Syrian human rights lawyer under threat

The ICJ urges Syrian authorities to end the harassment of a prominent human rights lawyer, Haythem Al-Maleh, whose only crime was the lawful and proper representation of an individual engaged in political opposition to the current regime.

The transcript of this intervention follows:

31 July 2002

H.E. Mr Bashar al-Assad
President of Syrian Arab Republic
Presidential Palace
Damascus, Syrian Arab Republic

Dear Sir,

The International Commission of Jurists (ICJ) consists of jurists who represent all the regions and legal systems in the world working to uphold the Rule of Law and the legal protection of human rights. The ICJ’s Centre for the Independence of Judges and Lawyers (CIJL) is dedicated to promoting the independence of judges and lawyers throughout the world.

The ICJ/CIJL has received information indicating that on 4 June 2002, Haythem Al-Maleh, a lawyer and Director of the Syrian Human Rights Association, was barred by the Damascus Lawyers Disciplinary Council from exercising his profession for a period of three years. Mr Al-Maleh was unable to attend his hearing, as he had left the country on 3 June. His request on 30 May for an adjournment had been denied by the Disciplinary Council. In a subsequent development, Mr Al-Maleh received a notice on 28 July to appear before the Syrian Military Prosecutor for investigation. The notice indicates that if Mr Al-Maleh does not appear, he will be detained.

The Disciplinary Council held Mr Al-Maleh’s misconduct to be constituted in statements he had made to the press in defense of two clients, Mamun Al-Homsi and Riad Seif, the latter a well-known political opponent. These public statements were alleged to contravene the bylaws of the Lawyers Union (bar association) on the basis of a law enacted in 1980.

We would like to call to your attention under Principle 28 of the 1990 United Nations Principles on the Role of Lawyers, which provides that

Disciplinary proceedings against lawyers shall be brought before an impartial disciplinary committee established by the legal profession, before an independent statutory authority, or before a court, and shall be subject to an independent judicial review.

The ICJ/CIJL is concerned that the Disciplinary Council is not an independent or impartial body, as the Minister of Justice maintains supervisory authority over this body.

We would further remind you that the UN Principles make explicit that governments must guarantee lawyers the right to be free from harassment while carrying out their duties (Principle 16). In addition, “lawyers shall not be identified with their clients or their clients’ causes as a result of discharging their function” (Principle 18).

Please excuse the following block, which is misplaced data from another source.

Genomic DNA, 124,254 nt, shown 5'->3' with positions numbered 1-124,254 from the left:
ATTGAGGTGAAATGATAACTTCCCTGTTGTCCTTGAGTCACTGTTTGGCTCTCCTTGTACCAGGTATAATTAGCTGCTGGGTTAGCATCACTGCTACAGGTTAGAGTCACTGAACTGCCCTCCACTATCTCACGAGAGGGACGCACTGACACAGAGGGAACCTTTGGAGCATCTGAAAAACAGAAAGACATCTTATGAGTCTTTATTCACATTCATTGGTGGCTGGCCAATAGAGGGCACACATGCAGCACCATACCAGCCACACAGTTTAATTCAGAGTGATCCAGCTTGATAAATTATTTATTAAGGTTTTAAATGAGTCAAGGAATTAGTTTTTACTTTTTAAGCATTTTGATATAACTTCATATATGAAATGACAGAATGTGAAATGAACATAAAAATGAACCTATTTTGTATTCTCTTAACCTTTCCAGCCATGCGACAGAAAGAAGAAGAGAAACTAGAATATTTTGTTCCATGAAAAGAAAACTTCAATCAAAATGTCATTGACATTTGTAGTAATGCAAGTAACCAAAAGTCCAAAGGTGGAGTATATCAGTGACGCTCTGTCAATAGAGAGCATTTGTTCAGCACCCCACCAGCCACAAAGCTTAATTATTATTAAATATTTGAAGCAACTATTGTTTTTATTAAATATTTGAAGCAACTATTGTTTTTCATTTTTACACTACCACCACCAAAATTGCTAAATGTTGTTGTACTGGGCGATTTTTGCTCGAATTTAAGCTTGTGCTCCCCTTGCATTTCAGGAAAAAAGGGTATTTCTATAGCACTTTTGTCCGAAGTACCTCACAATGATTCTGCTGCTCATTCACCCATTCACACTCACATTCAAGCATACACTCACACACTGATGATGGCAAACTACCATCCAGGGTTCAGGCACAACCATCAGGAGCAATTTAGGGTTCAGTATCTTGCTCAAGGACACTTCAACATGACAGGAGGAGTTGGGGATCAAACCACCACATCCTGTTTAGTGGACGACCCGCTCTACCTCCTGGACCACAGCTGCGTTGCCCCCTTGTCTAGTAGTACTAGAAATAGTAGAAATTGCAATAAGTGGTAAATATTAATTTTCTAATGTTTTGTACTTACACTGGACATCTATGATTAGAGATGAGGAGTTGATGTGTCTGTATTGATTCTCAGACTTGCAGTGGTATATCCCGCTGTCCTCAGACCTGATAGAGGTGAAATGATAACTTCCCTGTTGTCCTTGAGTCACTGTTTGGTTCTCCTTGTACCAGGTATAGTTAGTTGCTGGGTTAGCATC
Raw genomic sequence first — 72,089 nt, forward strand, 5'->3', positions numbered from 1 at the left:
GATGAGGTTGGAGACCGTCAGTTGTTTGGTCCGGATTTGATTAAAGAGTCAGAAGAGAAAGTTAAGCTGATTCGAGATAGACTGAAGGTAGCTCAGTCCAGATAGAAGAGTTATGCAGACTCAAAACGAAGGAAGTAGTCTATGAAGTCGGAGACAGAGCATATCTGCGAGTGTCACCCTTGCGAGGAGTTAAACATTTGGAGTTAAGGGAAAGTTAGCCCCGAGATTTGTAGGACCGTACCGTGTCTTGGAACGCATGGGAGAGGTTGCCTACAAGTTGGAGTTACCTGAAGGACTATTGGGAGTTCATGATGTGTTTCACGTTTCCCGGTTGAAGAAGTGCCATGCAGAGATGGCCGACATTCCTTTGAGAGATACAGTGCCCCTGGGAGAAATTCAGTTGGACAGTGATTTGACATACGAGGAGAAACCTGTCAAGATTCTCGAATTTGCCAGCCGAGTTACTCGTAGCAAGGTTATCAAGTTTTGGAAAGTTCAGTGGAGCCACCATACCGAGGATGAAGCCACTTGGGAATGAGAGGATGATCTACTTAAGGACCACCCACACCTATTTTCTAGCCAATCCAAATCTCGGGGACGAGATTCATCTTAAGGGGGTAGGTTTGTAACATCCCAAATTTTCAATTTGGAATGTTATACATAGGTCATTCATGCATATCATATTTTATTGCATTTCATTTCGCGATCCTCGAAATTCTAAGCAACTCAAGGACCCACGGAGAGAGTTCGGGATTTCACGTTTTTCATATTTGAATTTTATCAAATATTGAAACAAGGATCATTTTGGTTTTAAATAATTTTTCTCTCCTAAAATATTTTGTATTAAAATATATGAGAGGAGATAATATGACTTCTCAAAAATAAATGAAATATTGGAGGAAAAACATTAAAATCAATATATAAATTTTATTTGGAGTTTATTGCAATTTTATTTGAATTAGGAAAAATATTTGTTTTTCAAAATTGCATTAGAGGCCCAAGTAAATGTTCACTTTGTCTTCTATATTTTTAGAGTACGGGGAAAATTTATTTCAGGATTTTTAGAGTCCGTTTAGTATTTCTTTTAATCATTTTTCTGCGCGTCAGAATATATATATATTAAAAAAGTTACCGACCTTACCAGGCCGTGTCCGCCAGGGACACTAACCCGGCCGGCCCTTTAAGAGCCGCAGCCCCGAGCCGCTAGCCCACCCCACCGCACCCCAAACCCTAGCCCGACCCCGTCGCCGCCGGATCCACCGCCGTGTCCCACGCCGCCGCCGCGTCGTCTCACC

In apparent contravention of the UN Principles, Mr Al-Maleh has been identified with his client and his sanction is alleged to be a direct consequence of his undertaking this representation.

Finally, I should like to recall that pursuant to Article 14 (1) of the Covenant on Civil and Political Rights, to which Syria is a party, “everyone shall be entitled to a fair and public hearing by a competent, independent and impartial tribunal established by law.” A Military Prosecutor, outside of its ordinary jurisdiction over infractions by military personnel, plainly does not constitute a competent, independent and impartial tribunal. It is therefore of some concern that Mr Al-Maleh should have received notice to appear before the Military Prosecutor. In this regard, we would note that the United Nations Human Rights Committee, in its concluding observations of 24 April 2001 on the report submitted by Syria, expressed concern as to the numerous allegations it had received “that the procedures of military courts do not respect the guarantees laid down in article 14 of the Covenant..” (UN Doc. CCPR/CO/71/SYR, para. 17).

The ICJ/CIJL asks the relevant Syrian authorities review the situation of Al-Maleh with a view to ensuring that he is able to practice his profession without harassment and improper identification with his clients. In particular, the ban on his practice should be lifted and his summons before a Military Prosecutor rescinded. In addition, we would urge that your Government give consideration to reforming the law so that, consistent with international standards, the Lawyers Union operates independently and without official control or interference.

Yours faithfully,

Louise Doswald-Beck

cc: Mr Nabil al-Khatib
Minister of Justice
Al-Nasr Street
Damascus, Syrian Arab Republic
Fax: 00 963 11 224 62 50

cc: MrMuhammad Harba
Minister of Interior
Merjeh Circle
Damascus, Syrian Arab Republic
Fax: 00 963 11 222 34 28

cc: Mr Nasser Qaddur
State Minister for Foreign Affairs
Ministry of Foreign Affairs
Al-Rashid Street
Damascus, Syrian Arab Republic
Fax: 00 963 311 332 06 86

cc: H.E. Ambassador Dr. Toufika Salloum
Permanent Mission of Syrian Arab Republic
to the UN Office in Geneva
Rue de Lausanne 72
1202 Geneva

AdvocacyOpen letters